Kentucky joined the effort of several states voicing the need to help student who were victimized by the now closed Corinthian Colleges for-profit school, said state Attorney General Jack Conway Shutterstock
Kentucky joined the effort of several states voicing the need to help students who were victimized by the now closed Corinthian Colleges for-profit school, state Attorney General Jack Conway said on Tuesday.
Conway joined 11 state attorneys general in writing a letter to the U.S. Department of Education to cancel federal student loans for those students who were in enrolled in schools that allegedly broke the law, like Corinthian.
“The Department of Education must recognize the serious threat some for-profit colleges pose to students and work toward protecting students against future harm,” Conway said.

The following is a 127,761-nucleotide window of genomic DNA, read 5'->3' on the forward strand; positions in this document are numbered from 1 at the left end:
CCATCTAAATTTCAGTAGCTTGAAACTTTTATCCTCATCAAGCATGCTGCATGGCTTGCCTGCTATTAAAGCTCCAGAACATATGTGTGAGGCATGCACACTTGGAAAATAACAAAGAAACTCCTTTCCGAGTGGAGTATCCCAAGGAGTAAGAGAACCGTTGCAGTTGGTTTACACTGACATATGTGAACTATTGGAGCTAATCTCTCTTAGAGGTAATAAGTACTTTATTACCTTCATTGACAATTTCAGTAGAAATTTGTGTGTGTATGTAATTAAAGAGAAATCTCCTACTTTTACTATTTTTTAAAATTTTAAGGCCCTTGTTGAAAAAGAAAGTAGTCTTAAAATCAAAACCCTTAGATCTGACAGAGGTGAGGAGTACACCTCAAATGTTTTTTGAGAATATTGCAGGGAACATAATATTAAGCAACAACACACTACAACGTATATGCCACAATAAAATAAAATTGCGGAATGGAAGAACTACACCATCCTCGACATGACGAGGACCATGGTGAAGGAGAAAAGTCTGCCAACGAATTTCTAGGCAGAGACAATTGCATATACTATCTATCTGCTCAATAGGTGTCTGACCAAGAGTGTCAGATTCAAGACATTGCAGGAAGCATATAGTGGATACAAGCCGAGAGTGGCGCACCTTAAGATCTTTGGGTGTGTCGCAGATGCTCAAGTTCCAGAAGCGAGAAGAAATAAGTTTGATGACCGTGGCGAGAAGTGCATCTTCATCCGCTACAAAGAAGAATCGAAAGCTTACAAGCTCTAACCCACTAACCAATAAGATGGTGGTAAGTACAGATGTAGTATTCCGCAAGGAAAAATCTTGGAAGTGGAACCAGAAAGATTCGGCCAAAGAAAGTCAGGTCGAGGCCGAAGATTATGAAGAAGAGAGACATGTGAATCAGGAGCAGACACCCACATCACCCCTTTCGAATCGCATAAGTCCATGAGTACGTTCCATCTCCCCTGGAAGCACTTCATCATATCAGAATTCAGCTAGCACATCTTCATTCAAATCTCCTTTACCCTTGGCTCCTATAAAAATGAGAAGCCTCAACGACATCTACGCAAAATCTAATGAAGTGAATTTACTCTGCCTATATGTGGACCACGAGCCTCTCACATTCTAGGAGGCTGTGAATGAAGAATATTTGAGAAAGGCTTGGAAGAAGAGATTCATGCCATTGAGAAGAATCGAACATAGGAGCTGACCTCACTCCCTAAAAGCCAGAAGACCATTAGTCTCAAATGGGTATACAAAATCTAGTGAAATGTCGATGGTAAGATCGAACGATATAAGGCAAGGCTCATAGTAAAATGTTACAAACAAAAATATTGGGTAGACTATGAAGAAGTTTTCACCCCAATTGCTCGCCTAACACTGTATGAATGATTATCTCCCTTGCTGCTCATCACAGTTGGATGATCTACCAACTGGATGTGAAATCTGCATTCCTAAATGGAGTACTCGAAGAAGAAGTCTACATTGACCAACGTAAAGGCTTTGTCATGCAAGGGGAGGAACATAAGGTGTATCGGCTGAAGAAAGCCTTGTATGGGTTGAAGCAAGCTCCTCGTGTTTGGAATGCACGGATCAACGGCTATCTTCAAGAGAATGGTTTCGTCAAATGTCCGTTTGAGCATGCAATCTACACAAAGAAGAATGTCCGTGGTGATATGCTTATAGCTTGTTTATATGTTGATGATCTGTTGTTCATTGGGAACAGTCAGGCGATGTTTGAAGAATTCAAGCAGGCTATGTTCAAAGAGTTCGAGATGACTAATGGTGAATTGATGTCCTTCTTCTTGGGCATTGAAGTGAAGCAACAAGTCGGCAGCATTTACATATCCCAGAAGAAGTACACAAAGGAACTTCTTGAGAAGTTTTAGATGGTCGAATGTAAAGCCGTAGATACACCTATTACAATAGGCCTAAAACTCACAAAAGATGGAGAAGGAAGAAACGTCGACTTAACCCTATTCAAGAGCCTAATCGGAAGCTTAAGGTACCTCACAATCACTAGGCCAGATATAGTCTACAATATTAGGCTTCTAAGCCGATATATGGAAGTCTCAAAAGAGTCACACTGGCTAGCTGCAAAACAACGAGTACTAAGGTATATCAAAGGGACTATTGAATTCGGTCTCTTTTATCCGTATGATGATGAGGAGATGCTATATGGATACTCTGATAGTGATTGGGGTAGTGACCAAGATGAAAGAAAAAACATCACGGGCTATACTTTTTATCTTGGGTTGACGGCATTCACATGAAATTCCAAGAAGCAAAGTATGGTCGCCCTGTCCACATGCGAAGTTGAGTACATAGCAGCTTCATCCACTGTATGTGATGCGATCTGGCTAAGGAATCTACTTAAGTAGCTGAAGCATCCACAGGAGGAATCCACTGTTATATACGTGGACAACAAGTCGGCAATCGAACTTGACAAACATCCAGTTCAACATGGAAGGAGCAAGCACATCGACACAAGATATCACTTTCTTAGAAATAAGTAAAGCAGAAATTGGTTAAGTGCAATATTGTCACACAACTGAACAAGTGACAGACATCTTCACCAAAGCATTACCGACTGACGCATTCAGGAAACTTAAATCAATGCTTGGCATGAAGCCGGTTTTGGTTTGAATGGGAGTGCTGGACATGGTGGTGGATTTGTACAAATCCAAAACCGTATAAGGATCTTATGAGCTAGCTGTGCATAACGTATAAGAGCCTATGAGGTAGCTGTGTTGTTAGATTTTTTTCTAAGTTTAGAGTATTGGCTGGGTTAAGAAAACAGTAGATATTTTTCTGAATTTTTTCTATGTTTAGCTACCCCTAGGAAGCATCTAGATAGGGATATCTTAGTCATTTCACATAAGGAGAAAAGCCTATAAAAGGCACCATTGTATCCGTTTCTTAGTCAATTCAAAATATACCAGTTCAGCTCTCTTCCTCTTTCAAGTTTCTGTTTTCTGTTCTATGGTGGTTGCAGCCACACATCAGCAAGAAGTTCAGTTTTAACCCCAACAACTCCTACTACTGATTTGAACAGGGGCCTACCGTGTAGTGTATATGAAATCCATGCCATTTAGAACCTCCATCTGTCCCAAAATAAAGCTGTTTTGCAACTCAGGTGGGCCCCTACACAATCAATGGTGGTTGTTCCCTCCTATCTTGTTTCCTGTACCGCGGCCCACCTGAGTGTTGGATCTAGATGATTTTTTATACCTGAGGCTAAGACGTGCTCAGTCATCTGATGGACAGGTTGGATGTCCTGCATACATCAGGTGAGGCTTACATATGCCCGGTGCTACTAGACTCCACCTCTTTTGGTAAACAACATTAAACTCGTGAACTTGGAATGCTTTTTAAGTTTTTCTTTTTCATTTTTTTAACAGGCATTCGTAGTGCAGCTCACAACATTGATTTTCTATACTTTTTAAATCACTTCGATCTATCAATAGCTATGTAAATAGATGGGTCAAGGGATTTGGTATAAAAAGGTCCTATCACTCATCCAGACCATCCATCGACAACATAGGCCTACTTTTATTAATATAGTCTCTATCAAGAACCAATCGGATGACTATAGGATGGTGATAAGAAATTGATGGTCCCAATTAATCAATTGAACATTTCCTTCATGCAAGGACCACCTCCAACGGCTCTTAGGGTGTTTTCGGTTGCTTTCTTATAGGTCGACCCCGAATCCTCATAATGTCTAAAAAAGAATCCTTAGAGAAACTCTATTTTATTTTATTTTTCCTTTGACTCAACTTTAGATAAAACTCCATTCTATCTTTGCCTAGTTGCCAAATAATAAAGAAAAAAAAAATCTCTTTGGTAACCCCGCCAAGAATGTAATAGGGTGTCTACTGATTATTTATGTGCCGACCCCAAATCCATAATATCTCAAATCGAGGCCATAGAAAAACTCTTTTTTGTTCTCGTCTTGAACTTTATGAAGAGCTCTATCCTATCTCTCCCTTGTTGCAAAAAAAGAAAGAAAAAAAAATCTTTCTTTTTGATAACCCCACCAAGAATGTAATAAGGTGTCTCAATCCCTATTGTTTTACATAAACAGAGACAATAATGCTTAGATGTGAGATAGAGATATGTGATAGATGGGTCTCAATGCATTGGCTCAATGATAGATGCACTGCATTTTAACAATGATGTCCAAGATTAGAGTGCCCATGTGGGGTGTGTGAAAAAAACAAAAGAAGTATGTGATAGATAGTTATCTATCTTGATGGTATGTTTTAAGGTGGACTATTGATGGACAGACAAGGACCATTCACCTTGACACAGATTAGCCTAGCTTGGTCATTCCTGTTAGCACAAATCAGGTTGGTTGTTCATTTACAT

The letter was sent to U.S. Education Secretary Arne Ducan and Joseph Smith, who was recently appointed Special Master. Smith is reviewing the debts of students who went to Corinthian and establishing state law discharge procedures.
The letter written by the attorneys general asks that those involved in the letter be included on the whole process, and makes other recommendations to the department.
“The state Attorneys General are experts in the state trade practices laws that must be applied in considering state law based defenses to repayment, and many of our offices have investigated and developed evidence of unlawful acts perpetrated by schools against students in our states,” the letter said.